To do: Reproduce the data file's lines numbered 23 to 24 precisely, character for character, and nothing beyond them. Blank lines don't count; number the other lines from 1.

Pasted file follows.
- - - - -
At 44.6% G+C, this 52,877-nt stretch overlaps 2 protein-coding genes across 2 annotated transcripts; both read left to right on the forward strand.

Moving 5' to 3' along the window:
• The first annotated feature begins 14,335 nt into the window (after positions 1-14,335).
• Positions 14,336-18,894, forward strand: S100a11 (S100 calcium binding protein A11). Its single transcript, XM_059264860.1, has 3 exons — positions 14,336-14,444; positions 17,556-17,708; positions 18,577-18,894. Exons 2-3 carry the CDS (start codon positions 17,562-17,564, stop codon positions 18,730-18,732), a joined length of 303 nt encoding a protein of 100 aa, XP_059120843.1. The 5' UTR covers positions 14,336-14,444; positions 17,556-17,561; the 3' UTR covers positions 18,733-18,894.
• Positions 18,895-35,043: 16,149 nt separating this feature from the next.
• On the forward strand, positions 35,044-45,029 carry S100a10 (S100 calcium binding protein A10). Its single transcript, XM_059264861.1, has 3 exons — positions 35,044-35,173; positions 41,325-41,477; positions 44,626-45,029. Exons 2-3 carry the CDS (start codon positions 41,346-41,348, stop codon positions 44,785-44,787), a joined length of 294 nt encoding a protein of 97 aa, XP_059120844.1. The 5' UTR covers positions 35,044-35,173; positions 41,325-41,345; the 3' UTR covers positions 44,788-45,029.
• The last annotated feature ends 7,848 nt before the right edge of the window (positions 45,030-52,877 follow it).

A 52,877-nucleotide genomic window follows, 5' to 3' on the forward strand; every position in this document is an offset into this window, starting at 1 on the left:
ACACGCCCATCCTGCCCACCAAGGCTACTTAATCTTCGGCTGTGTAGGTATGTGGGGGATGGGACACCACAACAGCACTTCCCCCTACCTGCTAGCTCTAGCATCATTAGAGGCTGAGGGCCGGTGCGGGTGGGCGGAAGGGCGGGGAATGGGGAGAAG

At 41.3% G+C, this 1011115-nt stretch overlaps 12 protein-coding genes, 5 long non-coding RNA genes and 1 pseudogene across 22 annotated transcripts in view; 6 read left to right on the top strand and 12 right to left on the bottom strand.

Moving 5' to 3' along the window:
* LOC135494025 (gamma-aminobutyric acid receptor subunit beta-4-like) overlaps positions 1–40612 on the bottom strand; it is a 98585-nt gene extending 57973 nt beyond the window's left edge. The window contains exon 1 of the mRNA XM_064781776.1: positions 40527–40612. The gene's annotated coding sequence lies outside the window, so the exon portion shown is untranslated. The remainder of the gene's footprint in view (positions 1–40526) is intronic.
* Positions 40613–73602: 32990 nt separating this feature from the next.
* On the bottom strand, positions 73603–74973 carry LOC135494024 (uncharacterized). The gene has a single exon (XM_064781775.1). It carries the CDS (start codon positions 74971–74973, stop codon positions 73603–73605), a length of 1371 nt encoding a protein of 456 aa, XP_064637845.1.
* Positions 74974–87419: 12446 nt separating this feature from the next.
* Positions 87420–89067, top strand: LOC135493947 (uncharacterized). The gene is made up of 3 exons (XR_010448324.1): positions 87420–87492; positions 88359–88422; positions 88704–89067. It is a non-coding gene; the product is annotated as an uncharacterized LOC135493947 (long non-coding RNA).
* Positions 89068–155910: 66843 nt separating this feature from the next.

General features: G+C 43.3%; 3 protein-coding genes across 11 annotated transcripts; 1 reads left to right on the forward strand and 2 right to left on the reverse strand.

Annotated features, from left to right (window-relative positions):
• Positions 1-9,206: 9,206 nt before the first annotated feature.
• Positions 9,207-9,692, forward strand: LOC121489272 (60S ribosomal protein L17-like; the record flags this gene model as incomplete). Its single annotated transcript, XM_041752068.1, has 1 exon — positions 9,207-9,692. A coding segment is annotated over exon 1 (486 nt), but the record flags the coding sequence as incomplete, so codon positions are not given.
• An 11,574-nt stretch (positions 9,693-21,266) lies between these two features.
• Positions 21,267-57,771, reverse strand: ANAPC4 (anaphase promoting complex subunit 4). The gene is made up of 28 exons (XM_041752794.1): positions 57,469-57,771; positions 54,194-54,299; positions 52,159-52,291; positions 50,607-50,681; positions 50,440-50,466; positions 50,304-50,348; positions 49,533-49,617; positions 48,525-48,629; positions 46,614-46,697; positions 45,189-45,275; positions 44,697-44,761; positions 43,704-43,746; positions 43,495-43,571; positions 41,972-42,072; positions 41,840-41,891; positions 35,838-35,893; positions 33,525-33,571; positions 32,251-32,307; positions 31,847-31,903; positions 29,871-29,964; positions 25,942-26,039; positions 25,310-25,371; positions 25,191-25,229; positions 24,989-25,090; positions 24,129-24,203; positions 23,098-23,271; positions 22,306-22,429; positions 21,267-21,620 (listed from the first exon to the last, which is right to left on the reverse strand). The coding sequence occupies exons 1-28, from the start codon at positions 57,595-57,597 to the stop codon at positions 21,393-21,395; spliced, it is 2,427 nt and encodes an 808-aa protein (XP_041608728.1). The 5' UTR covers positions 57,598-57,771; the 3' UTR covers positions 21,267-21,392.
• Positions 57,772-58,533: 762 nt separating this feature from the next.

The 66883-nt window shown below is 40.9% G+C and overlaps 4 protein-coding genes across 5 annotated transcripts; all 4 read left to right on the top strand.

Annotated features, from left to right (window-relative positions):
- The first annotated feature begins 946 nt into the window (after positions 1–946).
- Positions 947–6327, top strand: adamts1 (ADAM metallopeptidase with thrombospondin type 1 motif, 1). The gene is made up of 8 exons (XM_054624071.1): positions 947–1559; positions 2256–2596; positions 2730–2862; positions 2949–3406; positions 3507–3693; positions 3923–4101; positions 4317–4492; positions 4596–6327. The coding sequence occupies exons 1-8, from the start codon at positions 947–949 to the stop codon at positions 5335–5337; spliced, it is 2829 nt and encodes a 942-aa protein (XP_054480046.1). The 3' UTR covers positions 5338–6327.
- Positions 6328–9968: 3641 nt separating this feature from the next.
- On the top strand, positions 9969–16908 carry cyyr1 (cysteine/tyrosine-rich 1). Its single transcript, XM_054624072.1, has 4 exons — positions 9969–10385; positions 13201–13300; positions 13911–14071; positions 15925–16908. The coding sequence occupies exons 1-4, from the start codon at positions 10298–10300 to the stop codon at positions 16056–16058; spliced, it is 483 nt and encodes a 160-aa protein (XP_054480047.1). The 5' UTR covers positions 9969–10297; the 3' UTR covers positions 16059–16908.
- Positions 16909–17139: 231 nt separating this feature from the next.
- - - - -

• Positions 21,267-57,771, reverse strand: ANAPC4 (anaphase promoting complex subunit 4). The gene is made up of 28 exons (XM_041752794.1): positions 57,469-57,771; positions 54,194-54,299; positions 52,159-52,291; positions 50,607-50,681; positions 50,440-50,466; positions 50,304-50,348; positions 49,533-49,617; positions 48,525-48,629; positions 46,614-46,697; positions 45,189-45,275; positions 44,697-44,761; positions 43,704-43,746; positions 43,495-43,571; positions 41,972-42,072; positions 41,840-41,891; positions 35,838-35,893; positions 33,525-33,571; positions 32,251-32,307; positions 31,847-31,903; positions 29,871-29,964; positions 25,942-26,039; positions 25,310-25,371; positions 25,191-25,229; positions 24,989-25,090; positions 24,129-24,203; positions 23,098-23,271; positions 22,306-22,429; positions 21,267-21,620 (listed from the first exon to the last, which is right to left on the reverse strand). The coding sequence occupies exons 1-28, from the start codon at positions 57,595-57,597 to the stop codon at positions 21,393-21,395; spliced, it is 2,427 nt and encodes an 808-aa protein (XP_041608728.1). The 5' UTR covers positions 57,598-57,771; the 3' UTR covers positions 21,267-21,392.
• Positions 57,772-58,533: 762 nt separating this feature from the next.